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Question: An internist prescribed increasing doses of cholestyramine for a patient with hypercholesterolemia with resulting constipation. The constipation worsened after codeine was used to relieve abdominal pain. A month later, the patient experienced severe abdominal distress, and a barium enema revealed a perforated sigmoid colon. She underwent emergency surgery, and the colon was found to be distended, with impacted feces the size of tennis balls. She sued the internist, alleging that his negligence in prescribing the various medications led to the intestinal perforation. Which of the following statements best fits the situation?

A. The internist will lose the case because he should have chosen a statin over a bile acid sequestrant.

B. The internist was negligent when he prescribed codeine in combination with cholestyramine.

C. The patient was fully aware that constipation is a side effect of these medications, and so assumed the risk of injury.

D. The patient has not proved that the bowel perforation was caused by the internist's negligence.

E. The barium enema could have caused the perforation, and the proper party to sue is the radiologist.

Answer: D. Choices A and B may reflect the general medical view, but the use of these approved drugs is determined by the individual clinical situation and may not constitute substandard care. Choice C is incorrect, as the patient can hardly be said to have accepted the risk of a bowel perforation. This hypothetical case is adapted from Roskin v. Rosow (#301356, San Mateo Cty Super. Ct. [Cal. 1987]), which illustrates the importance of the causation factor in tort litigation. The defendant contended that the plaintiff reported only mild constipation, and that the bowel was perforated during the barium enema. The plaintiff demanded $500,000, which was then reduced to $300,000; the defendant offered $100,000. The jury found for the defendant because the plaintiff did not satisfy the causation element. The radiologist was apparently not sued, perhaps because the statute of limitations had lapsed.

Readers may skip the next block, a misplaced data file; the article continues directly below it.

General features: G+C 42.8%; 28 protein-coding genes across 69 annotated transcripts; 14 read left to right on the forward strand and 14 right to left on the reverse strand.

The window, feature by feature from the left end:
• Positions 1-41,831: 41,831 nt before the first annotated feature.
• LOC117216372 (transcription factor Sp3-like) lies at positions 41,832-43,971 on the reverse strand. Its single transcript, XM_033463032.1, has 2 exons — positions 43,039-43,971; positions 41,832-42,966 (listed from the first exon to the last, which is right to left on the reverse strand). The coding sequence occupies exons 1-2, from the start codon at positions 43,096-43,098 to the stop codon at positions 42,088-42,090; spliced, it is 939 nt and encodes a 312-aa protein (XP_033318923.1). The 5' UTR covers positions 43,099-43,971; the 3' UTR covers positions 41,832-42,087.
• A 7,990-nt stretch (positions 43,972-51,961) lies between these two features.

To prevail in a medical negligence lawsuit, a plaintiff must prove causation even after establishing that the doctor owes a duty of care and that there has been a breach of the standard of care. There are two types of causation, factual cause and proximate cause, and both must be proved. Factual cause is also known as cause-in-fact, actual cause, or physical cause. It is established with the "out-for" test: "The defendant's conduct is a factual cause of plaintiff's injuries if plaintiff's harm would not have occurred but for defendant's conduct," or "the defendant's conduct is a factual cause of plaintiff's injuries if plaintiff's harm would not have occurred without defendant's conduct" (Steven Finz, 1998, "Sum & Substance Audio on Torts").

Whereas factual cause is relatively easy to ascertain, proximate cause is not. One Court of Appeals has stated: "A plaintiff proves proximate cause, also referred to as legal cause, by demonstrating a natural and continuous sequence of events stemming from the defendant's act or omission, unbroken by any efficient intervening cause, that produces an injury, in whole or in part, and without which the injury would not have occurred" (Barrett v. Harris, 86 P.3d 954 [Ariz. 2004]).

The key inquiry in proximate cause analysis is whether the injury was foreseeable rather than remote. If the defendant could not reasonably have foreseen the resulting harm, the defendant escapes liability. Suppose Mr. A negligently broke the leg of a pedestrian as the result of careless driving. Unfortunately, the injury was worsened by a surgeon's intervening negligence. Because surgical malpractice is foreseeable, the surgeon's negligence is said to be a concurring cause, and Mr. A, the original tortfeasor, becomes liable for both the original and the aggravated injury (the surgeon is, of course, also liable).

To analyze causation issues systematically, one has to identify factual cause issues separately from proximate cause issues. To make matters worse, the term "legal cause" is sometimes used interchangeably with "proximate cause." Reflecting this complexity, the California Supreme Court now disallows confusing jury instructions regarding proximate cause, requiring instead that the jury be simply directed to determine whether the defendant's conduct was a contributory factor in the plaintiff's injury (Mitchell v. Gonzales, 819 R2d 872 [Cal. 1991]).

DR. TAN is professor of medicine and former adjunct professor of law at the University of Hawaii, Honolulu. This article is meant to be educational and does not constitute medical, ethical, or legal advice. It is adapted from the author's book, "Medical Malpractice. Understanding the Law, Managing the Risk" (2006).
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Title Annotation:LAW & MEDICINE; cases on medication errors
Author:Tan, S.Y.
Publication:Family Practice News
Geographic Code:1USA
Date:May 1, 2009
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